36 weeks for Deuce! And Tess is a week away from being a year old. Deuce threatened to show up again yesterday, but we now know to hang tight, and he settled back down.
Something shocking just occurred to me: when Deuce is born, we’re going to bring home a baby. Not a 3-month old with special needs who won’t eat, but a newborn infant. The joy we felt when we got to leave the hospital with our beautiful Tess is incomparable. Still, reverting to the idea of a newborn coming home is a bit of a shock to the system after grieving those expectations and moving beyond the loss of normal into the joy of our daughter and everything that she is.
So we’ll be bring home a baby: a roly-poly, sleepy, snuggly, hungry baby who knows how to suck, who doesn’t need an incubator and who can be held by our friends and family within his first few weeks of birth. We’ve taken the preemie clothes out of the suitcase; they’ll be too big. From the intelligence-gathering I’ve been doing, I hear he could leave the hospital the day after he’s born!
And Tess will be a big sister. She’s small for her age but totally on the charts unadjusted. She’s had colds, gotten teeth, grown out of more sizes than I care to consider, and rocked her one-year checkup today. She’s on the cusp of 19 pounds, in the 95% for height, and has a big head – in a good way. The pediatrician sees absolutely nothing of concern, and said she’s doing exactly what she expects of a preemie: learning things in the wrong order, catching up in leaps and bounds, and growing up like every other baby does.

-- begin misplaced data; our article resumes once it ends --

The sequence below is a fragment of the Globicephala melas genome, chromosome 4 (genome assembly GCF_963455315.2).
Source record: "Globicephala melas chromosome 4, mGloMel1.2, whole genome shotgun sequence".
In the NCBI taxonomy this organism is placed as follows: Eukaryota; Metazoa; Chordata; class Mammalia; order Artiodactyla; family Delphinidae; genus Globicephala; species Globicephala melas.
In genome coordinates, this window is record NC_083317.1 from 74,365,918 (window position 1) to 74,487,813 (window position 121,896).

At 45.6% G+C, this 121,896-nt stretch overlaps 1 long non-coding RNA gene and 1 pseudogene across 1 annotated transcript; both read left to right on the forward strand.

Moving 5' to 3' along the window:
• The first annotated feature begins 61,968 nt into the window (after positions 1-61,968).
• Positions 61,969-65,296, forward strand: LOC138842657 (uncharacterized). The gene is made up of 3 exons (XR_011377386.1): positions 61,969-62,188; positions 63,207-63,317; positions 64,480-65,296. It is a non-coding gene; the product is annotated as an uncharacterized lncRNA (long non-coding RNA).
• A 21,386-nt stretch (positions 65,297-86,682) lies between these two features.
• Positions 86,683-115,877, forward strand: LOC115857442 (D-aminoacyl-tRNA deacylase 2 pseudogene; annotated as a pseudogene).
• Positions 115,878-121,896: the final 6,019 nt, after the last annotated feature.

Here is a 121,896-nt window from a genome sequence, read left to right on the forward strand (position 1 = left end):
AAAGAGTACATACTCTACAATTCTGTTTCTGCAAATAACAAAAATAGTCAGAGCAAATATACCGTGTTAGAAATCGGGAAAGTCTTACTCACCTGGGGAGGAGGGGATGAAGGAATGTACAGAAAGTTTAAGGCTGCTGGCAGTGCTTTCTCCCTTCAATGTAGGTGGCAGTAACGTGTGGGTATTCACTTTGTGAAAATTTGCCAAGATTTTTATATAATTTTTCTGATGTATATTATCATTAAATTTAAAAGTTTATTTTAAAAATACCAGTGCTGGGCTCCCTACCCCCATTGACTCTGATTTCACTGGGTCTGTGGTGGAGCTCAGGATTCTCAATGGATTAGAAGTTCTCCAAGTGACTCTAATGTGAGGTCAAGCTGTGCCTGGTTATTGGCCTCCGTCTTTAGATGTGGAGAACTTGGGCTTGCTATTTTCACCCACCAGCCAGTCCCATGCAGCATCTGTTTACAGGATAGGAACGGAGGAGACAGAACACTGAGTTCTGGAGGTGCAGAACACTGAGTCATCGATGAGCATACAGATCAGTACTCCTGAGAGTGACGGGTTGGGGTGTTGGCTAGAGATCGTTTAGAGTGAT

She also insisted that she heard Tess say hi, which I’ve been suspecting for a few weeks. Tess’ official first words?
Hi and yay!
How appropriate. 🙂
Her checkups always knock the wind out of me a little. The doctor has to ask about the full range of development, and no – Tess isn’t walking, crawling or scooting sitting up. She rolls all over, pivots on her tummy, is rocking therapy, and feeds herself though. Our pediatrician is great; there’s just no way around the age-appropriate questions. The overall tone was delighted. In fact, Dr. B reminisced about the day the NICU contacted her about Tess and how far this kid has come from that call!
We rounded out the checkup with a blood draw, which was horrific. Even with a butterfly (I have no idea.), the first nurse was digging for a vein. They could only find access on one arm, so the second nurse had to dog in the same place. Tess screamed so hard she was frothing at the mouth, and I don’t blame her. As a regular blood donor, that hurts like hell – and I have a lot more meat on my arms! They finally got it, but a friend yesterday recommended we actually go into the hospital next time. Will do. Also, mamma bear Becca instructed us to demand a pro. As Dave pointed out, Tess has been stabbed with enough needles in her short lifetime. Our responsibility as her parents is to make her healthcare experience as manageable as possible, and to protect her from unnecessary pain. Speaking of pain and to round out our medical Friday, we hightailed it home for the last RSV shots! Tess won’t need them next year unless she gets really sick over the summer.
Despite the progress, we’re adding occupational therapy to the Tess intervention cocktail. Should be entertaining. I’m pretty sure Tess’ team can see that Dave and I want to be as proactive as we can right now, so they’re giving us ample opportunity! And Tess? Tess is playing with sounds, communicating constantly with her public, clapping for everything and showering smiles on the world. This 51-week old is crazy awesome.